An eight-point set of recommendations for facilitating racial, gender, sexual and other forms of equity within the footprint of the United Way Quad Cities was the result of a forum hosted by the Bettendorf, Iowa nonprofit.
The points include action items for individuals, communities, government and corporate stakeholders. Each point was generated from input by more than 400 people who live in the five cities – East Moline, Moline and Rock Island in northwest Illinois, and Bettendorf and Davenport in southeastern Iowa – United Way Quad Cities serves. The forum was facilitated by Dallas-based CoSpero Consulting.
The eight points, and the recommendations for each of them, include:
* Strengthening families and supporting parents’ roles. This includes launching awareness and access campaigns for social services; expanding life skill navigator and mentor programs; investing in programs that help parents support students academically; developing advisory boards that give parents greater voice in education and family-serving institutions; bridging the digital divide in schools and improving access to early education in low-income and single-parent households.
* Empowering the next generation. Suggestions include giving youth more voice through creating councils, leadership opportunities and summits; offering more cross-cultural and peer-to-peer mentoring opportunities; supporting education and job aspirations by expanding access to college tours, career opportunities and internships and increasing feedback from young people on key issues.
* Modernizing public policy through policy changes that support philanthropic partners. Participants called for improving access to affordable housing, including examining how land trusts are leveraged; facilitating direct involvement of community members in neighborhood development issues; exploring equity-based school funding models; creating a standard minimum wage in Illinois and Iowa; providing more opportunities for common policies and efforts between Illinois and Iowa and expanding predatory lending protections.
* Codifying all social efforts regarding equity and diversity around a unified manifesto. Potential actions include continued, action-oriented dialog with civic organizations, faith-based institutions, nonprofits, regional governments and school districts; setting public equity goals for community sectors; developing comprehensive strategic plans for regional philanthropy; coordinating early literacy efforts; creating a publicly available progress dashboard and drafting a community manifesto extolling the value of equity and diversity within the Quad Cities.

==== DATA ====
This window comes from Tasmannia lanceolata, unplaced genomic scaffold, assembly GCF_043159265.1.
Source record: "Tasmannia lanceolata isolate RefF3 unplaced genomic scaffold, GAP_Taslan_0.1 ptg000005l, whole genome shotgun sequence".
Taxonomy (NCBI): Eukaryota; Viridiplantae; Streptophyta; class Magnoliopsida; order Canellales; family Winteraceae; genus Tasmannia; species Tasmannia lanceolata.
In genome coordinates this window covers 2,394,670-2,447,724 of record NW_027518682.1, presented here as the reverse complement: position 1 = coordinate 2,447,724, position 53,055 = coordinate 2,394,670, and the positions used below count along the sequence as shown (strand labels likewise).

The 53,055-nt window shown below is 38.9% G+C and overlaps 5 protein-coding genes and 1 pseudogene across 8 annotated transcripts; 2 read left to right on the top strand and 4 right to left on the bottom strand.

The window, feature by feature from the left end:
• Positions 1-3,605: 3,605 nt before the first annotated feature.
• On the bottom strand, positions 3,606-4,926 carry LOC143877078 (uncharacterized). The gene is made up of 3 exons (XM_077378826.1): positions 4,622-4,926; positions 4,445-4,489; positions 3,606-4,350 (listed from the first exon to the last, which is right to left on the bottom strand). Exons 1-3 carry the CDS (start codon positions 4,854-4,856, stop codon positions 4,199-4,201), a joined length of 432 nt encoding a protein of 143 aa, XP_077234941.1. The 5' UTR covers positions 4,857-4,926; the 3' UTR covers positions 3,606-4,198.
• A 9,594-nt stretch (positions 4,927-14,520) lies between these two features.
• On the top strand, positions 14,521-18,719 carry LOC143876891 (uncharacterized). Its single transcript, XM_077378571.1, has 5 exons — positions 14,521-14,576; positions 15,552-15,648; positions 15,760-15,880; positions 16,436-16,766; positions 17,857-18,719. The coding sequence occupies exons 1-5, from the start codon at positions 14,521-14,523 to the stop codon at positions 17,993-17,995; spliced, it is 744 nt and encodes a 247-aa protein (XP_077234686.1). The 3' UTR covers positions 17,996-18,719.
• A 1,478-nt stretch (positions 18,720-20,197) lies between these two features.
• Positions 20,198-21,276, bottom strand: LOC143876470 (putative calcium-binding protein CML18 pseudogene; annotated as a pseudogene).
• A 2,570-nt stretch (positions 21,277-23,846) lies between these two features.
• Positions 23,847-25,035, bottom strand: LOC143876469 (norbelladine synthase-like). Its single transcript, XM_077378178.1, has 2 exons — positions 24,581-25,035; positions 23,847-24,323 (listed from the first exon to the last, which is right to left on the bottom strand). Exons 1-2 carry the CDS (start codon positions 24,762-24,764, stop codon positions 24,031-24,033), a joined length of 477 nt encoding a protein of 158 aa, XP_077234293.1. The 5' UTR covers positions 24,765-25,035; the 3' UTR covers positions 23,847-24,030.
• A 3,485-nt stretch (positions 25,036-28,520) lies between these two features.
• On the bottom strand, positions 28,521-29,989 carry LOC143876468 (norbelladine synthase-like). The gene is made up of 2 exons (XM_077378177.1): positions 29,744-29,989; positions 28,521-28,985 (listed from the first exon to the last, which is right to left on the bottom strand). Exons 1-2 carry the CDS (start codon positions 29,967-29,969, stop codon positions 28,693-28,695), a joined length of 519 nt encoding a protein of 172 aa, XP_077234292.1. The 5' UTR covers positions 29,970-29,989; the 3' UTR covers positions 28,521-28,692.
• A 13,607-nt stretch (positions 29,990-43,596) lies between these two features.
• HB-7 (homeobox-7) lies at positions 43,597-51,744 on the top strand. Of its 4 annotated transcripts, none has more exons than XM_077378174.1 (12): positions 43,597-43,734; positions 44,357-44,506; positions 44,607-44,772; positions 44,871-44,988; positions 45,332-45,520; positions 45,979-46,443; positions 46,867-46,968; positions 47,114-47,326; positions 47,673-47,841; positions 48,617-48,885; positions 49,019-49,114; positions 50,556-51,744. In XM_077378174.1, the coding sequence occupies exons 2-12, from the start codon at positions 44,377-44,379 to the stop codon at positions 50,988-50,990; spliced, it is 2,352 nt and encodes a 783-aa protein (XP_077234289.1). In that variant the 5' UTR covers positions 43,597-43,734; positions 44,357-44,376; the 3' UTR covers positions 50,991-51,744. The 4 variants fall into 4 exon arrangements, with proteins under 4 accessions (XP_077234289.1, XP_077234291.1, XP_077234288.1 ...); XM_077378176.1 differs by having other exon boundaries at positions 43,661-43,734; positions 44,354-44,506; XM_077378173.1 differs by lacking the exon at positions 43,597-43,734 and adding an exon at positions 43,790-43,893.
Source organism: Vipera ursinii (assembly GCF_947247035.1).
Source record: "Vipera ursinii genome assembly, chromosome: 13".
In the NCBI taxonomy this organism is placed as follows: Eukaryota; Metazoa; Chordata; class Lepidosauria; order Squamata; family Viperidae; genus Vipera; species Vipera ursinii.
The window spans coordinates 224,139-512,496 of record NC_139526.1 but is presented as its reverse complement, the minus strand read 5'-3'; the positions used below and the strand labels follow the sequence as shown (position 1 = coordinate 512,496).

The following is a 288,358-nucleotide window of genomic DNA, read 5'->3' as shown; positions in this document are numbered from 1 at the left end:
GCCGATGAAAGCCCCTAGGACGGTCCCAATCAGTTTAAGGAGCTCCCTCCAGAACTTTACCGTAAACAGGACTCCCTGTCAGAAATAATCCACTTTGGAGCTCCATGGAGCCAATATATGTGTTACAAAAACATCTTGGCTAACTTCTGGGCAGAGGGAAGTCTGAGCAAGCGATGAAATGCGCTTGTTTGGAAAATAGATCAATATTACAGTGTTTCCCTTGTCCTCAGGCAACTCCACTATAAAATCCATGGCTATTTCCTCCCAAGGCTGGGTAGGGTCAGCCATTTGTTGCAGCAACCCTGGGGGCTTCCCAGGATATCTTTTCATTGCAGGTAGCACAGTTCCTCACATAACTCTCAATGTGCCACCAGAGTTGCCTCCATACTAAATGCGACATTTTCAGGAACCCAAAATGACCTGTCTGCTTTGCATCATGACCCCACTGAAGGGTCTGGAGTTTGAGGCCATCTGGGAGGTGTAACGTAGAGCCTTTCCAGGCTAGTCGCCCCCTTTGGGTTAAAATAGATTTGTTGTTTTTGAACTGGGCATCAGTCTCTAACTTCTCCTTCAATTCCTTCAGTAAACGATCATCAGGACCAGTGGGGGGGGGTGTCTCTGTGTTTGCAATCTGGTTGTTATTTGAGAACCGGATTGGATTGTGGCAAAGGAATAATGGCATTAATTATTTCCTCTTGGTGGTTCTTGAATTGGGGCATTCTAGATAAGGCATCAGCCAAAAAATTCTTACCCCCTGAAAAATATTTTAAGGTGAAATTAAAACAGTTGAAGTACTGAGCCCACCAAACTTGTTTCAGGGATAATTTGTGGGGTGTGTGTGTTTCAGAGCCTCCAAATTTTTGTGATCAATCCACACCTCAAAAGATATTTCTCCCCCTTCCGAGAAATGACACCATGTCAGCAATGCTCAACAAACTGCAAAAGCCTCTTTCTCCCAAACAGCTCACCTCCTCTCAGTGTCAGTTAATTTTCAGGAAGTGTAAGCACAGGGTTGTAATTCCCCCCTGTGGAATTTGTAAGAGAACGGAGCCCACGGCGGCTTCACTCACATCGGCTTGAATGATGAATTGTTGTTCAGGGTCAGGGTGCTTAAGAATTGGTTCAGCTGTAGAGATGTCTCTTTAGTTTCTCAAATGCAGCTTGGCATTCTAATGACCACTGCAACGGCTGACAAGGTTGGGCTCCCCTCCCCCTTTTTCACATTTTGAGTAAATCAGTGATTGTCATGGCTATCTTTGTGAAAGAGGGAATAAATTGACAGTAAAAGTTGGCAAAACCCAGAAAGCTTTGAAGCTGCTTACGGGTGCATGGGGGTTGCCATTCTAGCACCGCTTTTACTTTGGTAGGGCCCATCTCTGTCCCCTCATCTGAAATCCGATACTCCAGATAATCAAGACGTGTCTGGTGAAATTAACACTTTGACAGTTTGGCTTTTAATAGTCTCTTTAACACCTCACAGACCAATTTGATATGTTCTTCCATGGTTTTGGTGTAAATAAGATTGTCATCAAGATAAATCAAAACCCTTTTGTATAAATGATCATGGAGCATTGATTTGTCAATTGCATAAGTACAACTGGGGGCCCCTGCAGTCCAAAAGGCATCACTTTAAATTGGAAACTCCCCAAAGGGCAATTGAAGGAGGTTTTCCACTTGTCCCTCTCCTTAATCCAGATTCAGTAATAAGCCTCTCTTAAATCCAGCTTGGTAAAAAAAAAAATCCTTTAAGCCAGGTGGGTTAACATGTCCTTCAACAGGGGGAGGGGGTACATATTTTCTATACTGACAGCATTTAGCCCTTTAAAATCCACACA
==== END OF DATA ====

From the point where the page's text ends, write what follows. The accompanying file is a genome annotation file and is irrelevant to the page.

* Reimaging workforce culture, including improving resources for minority-owned businesses. Suggestions include changing recruitment strategies to engage more diverse communities; identifying leaders and influencers to aid with hiring outreach; reviewing job qualifications and interview procedures for implicit bias; promoting workplace diversity and hiring practices; simplifying processes for engaging minority- and women-owned vendors and highlighting stories of entrepreneurs of color throughout the media.
* Diversifying positions of influence. Potential actions include touting board service opportunities across networks that serve underrepresented populations; creating more networks and affinity groups for these populations; actively recruiting next-generation leaders from these populations and developing elected leadership training pipelines for people of color.
* Educating and equipping the community, which includes making systemic changes by recognizing systemic inequities while making diversity, equity and inclusion (DEI) training widespread. Steps include creating and funding across all sectors; developing and sharing DEI toolkits online; deploying implicit bias, restorative justice and cultural trauma training to business leaders, law enforcement and teachers; sensitizing leaders’ understanding of power structures and the differences between equality and equity and ensuring academic settings employ accurate and inclusive history.
* Incentivizing corporate engagement, including creating innovative approaches to public-private partnerships. Possible actions include expanding the use of career centers through partnerships between businesses and schools; scaling college career and military readiness resources across 10th through 12th grade students; developing apprenticeship and internship programs; increasing access to trade programs through scholarships and hiring of multi-lingual instructors; researching government incentives for higher-wage jobs; advocating for employer-subsidized child care and creating pathways for increased corporate engagement in education.
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